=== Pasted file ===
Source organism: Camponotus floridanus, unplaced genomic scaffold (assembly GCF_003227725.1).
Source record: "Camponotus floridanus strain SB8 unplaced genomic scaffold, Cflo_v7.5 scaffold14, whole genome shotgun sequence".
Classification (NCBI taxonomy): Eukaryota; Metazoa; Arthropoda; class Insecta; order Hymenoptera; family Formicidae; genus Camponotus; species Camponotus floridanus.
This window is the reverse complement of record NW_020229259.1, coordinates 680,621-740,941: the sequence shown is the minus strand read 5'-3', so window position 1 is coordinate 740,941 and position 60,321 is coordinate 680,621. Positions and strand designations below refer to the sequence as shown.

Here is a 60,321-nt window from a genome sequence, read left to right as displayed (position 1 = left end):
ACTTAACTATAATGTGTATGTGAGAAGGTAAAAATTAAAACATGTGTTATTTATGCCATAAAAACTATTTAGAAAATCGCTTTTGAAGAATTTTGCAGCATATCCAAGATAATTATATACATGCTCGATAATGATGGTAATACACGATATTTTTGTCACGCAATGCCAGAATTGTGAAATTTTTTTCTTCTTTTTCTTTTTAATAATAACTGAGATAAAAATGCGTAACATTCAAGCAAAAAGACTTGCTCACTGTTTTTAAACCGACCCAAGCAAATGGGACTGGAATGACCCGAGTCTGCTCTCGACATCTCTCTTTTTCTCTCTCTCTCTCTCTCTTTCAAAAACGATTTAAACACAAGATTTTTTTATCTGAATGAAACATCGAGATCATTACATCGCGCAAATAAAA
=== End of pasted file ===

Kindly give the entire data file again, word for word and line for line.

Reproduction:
Source organism: Camponotus floridanus, unplaced genomic scaffold (assembly GCF_003227725.1).
Source record: "Camponotus floridanus strain SB8 unplaced genomic scaffold, Cflo_v7.5 scaffold14, whole genome shotgun sequence".
Classification (NCBI taxonomy): Eukaryota; Metazoa; Arthropoda; class Insecta; order Hymenoptera; family Formicidae; genus Camponotus; species Camponotus floridanus.
This window is the reverse complement of record NW_020229259.1, coordinates 680,621-740,941: the sequence shown is the minus strand read 5'-3', so window position 1 is coordinate 740,941 and position 60,321 is coordinate 680,621. Positions and strand designations below refer to the sequence as shown.

Here is a 60,321-nt window from a genome sequence, read left to right as displayed (position 1 = left end):
ACTTAACTATAATGTGTATGTGAGAAGGTAAAAATTAAAACATGTGTTATTTATGCCATAAAAACTATTTAGAAAATCGCTTTTGAAGAATTTTGCAGCATATCCAAGATAATTATATACATGCTCGATAATGATGGTAATACACGATATTTTTGTCACGCAATGCCAGAATTGTGAAATTTTTTTCTTCTTTTTCTTTTTAATAATAACTGAGATAAAAATGCGTAACATTCAAGCAAAAAGACTTGCTCACTGTTTTTAAACCGACCCAAGCAAATGGGACTGGAATGACCCGAGTCTGCTCTCGACATCTCTCTTTTTCTCTCTCTCTCTCTCTCTTTCAAAAACGATTTAAACACAAGATTTTTTTATCTGAATGAAACATCGAGATCATTACATCGCGCAAATAAAA